In the wake of Prime Minister Benjamin Netanyahu’s successful trip to Washington, Israel’s critics are in a grouchy mood. President Obama failed in his effort to ambush Netanyahu—they can’t deny that—and the result was a reaffirmation of American support for Israel that effectively ends any further diplomatic freelancing by the White House. But unhappy Israel-bashers claim it doesn’t matter.
They say Israel is still isolated diplomatically and will be forced—whether or not Bibi’s fans like it—to capitulate to international territorial demands without getting anything from the Palestinians in exchange. Either that, or the Jewish state will find itself being treated like the new South Africa after the United Nations recognizes an independent Palestinian state inside the 1967 borders with no swaps.
So does that mean that Netanyahu must take “bold” steps to give in to the Palestinians or face a diplomatic “tsunami” this fall? Despite the hopes of those who think the wrong guy won the fight between the two leaders last week, the answer is no.
First of all, the idea that Israel has the power to head off the confrontation in the UN in September is a fallacy. The spectacle of the world’s lining up to bash Israel at the UN will be daunting, but it will get the Palestinians nowhere. In the end, the United States will veto the resolution in the Security Council and that will be that. Israel won’t be any more or less diplomatically isolated than it is today. All that will have been accomplished will be to have proven (again) that the Palestinians won’t talk. The Arabs will be angry with the United States, but essentially nothing will have changed when the dust settles.
The worst mistake Netanyahu could make would be to budge an inch this summer as pressure again builds on him. He knows that any concessions made now will simply be pocketed by the Palestinians, but would fail to gain Israel any peace or international support. The Palestinians are choosing this route specifically to avoid negotiations. They won’t come back to them until their UN gambit has come a cropper.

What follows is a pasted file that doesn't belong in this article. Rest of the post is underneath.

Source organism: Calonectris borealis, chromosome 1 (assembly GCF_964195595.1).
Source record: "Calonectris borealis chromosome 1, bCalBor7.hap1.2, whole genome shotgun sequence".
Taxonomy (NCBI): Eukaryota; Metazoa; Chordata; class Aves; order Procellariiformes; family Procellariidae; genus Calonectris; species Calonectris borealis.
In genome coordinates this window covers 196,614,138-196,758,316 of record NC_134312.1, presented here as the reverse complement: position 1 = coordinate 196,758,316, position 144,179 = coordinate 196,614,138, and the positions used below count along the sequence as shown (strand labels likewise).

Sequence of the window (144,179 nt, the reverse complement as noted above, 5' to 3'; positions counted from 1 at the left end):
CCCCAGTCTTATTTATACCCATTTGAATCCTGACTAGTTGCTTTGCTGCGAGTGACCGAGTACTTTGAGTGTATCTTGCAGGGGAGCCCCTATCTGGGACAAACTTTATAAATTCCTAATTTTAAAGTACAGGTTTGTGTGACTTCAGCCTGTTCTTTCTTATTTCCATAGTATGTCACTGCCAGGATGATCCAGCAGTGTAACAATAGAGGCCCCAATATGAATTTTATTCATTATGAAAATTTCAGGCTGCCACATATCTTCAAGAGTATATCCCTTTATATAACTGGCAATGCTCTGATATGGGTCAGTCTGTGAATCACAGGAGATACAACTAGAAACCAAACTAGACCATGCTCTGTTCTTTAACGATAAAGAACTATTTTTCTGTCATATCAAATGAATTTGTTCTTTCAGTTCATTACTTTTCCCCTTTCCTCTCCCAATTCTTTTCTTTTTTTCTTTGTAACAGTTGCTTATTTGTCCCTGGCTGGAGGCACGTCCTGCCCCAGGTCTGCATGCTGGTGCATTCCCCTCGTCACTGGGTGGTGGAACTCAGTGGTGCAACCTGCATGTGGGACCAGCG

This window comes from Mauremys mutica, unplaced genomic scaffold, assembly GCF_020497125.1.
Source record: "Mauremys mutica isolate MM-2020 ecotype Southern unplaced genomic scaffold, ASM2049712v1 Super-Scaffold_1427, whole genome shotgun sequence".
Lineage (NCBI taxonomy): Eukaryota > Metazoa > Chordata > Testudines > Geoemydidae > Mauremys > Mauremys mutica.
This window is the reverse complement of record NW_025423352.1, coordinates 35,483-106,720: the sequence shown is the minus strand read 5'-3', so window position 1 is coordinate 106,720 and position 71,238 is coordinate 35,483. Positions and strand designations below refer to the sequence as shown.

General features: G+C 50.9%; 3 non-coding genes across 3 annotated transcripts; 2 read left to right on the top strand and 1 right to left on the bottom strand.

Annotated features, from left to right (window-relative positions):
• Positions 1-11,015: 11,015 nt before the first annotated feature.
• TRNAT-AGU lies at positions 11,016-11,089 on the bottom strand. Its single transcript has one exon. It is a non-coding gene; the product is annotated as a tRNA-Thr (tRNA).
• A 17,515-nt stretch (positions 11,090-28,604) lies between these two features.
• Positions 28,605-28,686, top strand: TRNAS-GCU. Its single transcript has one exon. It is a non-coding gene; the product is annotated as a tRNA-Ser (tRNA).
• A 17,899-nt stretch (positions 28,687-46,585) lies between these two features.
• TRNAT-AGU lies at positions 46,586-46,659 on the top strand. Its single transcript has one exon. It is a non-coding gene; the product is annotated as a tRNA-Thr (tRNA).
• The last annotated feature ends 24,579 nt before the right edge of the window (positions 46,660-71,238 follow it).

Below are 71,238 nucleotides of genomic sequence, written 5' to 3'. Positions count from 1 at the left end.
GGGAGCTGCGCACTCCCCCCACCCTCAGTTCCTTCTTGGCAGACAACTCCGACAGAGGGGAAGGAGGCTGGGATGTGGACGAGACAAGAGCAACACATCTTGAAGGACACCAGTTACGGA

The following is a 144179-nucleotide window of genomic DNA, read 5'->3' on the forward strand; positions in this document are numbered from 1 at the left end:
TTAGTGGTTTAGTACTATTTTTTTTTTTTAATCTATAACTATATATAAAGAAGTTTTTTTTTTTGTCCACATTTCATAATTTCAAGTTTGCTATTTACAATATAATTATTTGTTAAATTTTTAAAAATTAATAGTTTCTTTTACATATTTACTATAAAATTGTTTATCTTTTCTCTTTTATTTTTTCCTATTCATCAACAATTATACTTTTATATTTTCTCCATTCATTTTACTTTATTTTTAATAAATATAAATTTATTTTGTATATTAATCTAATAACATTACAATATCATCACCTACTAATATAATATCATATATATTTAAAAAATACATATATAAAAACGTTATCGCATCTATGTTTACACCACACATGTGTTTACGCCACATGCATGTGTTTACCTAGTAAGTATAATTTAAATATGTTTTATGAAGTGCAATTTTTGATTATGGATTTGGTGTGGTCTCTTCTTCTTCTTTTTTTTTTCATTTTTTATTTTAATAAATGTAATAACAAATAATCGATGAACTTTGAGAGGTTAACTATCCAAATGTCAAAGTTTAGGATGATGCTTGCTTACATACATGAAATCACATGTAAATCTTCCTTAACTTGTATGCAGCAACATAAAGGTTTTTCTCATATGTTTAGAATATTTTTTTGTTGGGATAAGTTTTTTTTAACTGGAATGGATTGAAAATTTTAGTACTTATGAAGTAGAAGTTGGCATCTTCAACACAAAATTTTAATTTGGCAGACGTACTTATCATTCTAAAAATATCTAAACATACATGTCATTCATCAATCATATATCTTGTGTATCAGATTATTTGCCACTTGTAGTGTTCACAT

Moreover, anyone who bets on rational behavior from the Palestinians hasn’t been paying attention to them the last several decades. In the next few months, Hamas and Fatah could fall out, leading to a collapse of either one of the two forces, reconfiguring the diplomatic map perhaps to Israel’s advantage.
But even more important is the fact that, after the UN initiative fails, the Palestinians will be forced either to launch a new intifada, which would make any talk of concessions or negotiations nugatory, or to come crawling back to peace talks. While the chances that either Fatah or Hamas will ever recognize the legitimacy of a Jewish state no matter where its borders are drawn are nil, there is no point in Israel giving anything up now in advance of real negotiations should they ever restart. A Congressional initiative to cut off funds to the Fatah-Hamas alliance running the PA could also strengthen Netanyahu’s hand.
Israelis want peace, but right now “bold” moves by Netanyahu would make the restart of peace talks even more unlikely. As difficult as the next few months may be for both Bibi and Israel’s friends to endure, the last thing he should do would be to concede territory merely to please Obama and the Europeans.